Confessions of a Bibliofile

Photo of a child reading Braille

By David Hyde

I love to read and always have. I remember pestering my mother to read the Little Golden Books when I was about three, and trying hard to make sense of those dark marks on the page. Mom told me they were “letters,” but she couldn’t explain why they looked nothing like the ones which came in the mail. All of the marks looked alike to the three-year old me, so I must have thought some kind of magic was involved, or mom had a great imagination.

I started reading braille in the first grade. I had known my ABC’s since age 4, and was excited to learn that they also were bumps on a page. For a couple hours a day, we braille readers went into the Activity Room, just off of the main classroom. There we met Dick and Jane. Now as far as I know, Dick and Jane, along with their sister Sally, had the same last name as Tim (a teddy bear), Spot the dog, and Puff the cat, that is, none at all. They liked to do simple verbal things like look and see and boy did they run! Typical passages would read like this:

“Look Dick! Look Jane! See Spot run. See Puff run. See Spot run after Puff.”

Somehow, Tim never chased anyone. I learned braille contractions and punctuation (lots of exclamation points), parts of speech, how to make those dots, myself on a braille writer. We learned other things too. How the hands on a clock told you what time it was, how to be polite, and a lot of songs. But I always looked forward to reading. In later years when we read aloud to each other in class, I found that I could read fast in braille, while those students using large print read slowly enough that I could be a page ahead while they were finishing their paragraph.

My school had a library, and it contained braille books, along with those recorded on 33-1/3 rpm records and large print. It was one of my favorite places. I always had a book checked out, and when night would come, I could be found secretly reading under the covers. Of course I didn’t need a light, and would lie very still when staff came in to check that we were all asleep. That worked very well for me until they hired a blind house parent. It seems that he did the same thing so knew what to look for: he took my book away.

I still love braille books in libraries. When I visit the Jernigan Center in Baltimore, all of the walls in the main conference room are lined with bookshelves, and they are filled with braille books. I never get to sleep before 2:00 in the morning.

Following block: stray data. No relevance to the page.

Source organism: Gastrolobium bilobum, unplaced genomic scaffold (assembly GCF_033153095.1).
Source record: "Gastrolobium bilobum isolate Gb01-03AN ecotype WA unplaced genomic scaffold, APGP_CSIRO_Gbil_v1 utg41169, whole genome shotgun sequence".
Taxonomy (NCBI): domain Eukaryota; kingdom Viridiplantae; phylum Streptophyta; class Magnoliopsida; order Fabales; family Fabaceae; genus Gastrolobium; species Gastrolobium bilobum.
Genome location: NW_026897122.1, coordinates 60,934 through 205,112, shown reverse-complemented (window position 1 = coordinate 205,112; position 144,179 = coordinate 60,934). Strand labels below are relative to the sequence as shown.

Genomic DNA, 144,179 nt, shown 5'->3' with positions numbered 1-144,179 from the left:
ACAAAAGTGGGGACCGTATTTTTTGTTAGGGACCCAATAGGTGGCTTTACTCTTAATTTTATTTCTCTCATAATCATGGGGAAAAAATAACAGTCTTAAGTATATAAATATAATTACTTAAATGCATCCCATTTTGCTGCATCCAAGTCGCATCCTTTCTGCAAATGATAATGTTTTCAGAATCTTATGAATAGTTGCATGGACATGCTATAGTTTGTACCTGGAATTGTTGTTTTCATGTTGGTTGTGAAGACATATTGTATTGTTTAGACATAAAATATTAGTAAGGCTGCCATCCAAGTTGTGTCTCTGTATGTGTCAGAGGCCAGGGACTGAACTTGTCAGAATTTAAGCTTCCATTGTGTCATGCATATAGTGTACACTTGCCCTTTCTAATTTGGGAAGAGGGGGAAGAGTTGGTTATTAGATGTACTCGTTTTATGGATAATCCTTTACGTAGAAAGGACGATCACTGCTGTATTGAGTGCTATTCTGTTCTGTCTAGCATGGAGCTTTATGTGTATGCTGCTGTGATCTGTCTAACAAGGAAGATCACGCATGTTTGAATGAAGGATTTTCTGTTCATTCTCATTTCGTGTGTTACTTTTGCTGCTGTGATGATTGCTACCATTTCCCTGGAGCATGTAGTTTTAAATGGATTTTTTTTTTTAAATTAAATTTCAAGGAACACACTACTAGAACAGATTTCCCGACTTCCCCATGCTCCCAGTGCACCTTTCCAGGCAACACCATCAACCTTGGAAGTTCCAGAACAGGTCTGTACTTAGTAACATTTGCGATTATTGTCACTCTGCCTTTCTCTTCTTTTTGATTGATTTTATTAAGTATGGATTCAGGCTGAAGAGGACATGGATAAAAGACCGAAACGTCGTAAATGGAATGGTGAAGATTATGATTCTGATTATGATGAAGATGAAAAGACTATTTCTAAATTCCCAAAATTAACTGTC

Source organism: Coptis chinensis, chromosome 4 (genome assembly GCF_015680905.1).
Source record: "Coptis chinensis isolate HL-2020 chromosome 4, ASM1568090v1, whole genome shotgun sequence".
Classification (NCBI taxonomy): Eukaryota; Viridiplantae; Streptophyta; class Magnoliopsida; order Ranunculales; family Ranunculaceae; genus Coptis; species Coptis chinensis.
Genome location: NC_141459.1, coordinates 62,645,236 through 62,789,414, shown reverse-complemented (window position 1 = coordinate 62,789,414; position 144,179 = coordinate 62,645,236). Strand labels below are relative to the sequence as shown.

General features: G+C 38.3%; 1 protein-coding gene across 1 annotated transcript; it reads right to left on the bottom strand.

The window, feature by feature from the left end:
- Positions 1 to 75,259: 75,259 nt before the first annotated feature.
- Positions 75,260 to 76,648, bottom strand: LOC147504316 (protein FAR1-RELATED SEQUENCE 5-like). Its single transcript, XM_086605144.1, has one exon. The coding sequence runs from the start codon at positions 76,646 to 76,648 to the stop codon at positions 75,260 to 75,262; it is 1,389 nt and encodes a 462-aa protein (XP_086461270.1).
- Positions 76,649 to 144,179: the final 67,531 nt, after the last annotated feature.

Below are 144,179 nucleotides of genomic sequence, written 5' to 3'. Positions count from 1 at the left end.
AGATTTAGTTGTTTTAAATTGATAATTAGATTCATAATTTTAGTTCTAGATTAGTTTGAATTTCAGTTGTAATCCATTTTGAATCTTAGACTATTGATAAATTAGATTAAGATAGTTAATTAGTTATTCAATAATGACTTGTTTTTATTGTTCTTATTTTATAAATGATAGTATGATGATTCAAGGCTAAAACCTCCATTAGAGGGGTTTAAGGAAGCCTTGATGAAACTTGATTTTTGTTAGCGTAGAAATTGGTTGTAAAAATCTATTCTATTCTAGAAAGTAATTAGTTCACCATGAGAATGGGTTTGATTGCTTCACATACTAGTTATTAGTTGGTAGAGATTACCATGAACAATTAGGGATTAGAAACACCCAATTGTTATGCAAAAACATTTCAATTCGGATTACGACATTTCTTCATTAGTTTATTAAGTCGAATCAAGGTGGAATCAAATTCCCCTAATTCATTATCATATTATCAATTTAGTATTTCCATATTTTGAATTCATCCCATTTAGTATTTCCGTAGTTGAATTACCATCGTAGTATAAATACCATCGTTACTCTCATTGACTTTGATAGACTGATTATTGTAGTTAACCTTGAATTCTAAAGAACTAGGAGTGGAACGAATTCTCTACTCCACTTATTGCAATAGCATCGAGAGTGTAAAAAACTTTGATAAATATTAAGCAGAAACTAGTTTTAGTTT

The way I read braille has changed over the years. I grew up before braille embossers were available to just anyone. All of my hard-copy books (the only way they existed) were either made by metal plates at the American Printing House for the Blind, or copied, by hand, by braille transcribers. If you needed more than one copy of these hand-copied braille books, you used a Thermoform machine. Each page was laid on a machine, and a piece of plastic paper laid on top of it. A metal top was pulled over to concentrate the heat from the machine, and when you pushed it back you had a copy of that page. Doing copies of braille books was a long, labor intensive process.

Oh how things have changed. If I want a braille book today, I just download it to my iPhone, and read it on a refreshable braille display. It is much easier than waiting for it to come through the mail from the library. Today, I tell blind and visually impaired children how it was in them old days. I remember seeing a braille copy of THE VEST POCKET DICTIONARY. It took seven volumes, and I could never figure out how to get even one of them into the pockets of my vest. Times, however, are changing again.

Right now, refreshable braille displays that work with iPhones and Android devices cost around $2,000.00. That is for one with eighteen cells, while the length of a line of braille in a book is forty. Beginning in October, the American Printing House for the Blind, and the National Federation of the Blind will be selling the Orbit twenty-cell display for $500.00. I have had a chance to look at it, and was impressed. Will it replace my beloved hard-cover braille books? Probably. But there still is that little part of me that will always remember the sound of fingers lightly brushing over paper in the night.

David Hyde is a Parent Liaison and the Professional Development Coordinator at WCBVI. You can contact him by email at or by phone at (608) 758-6152 or toll free 1-866-284-1107 x6152.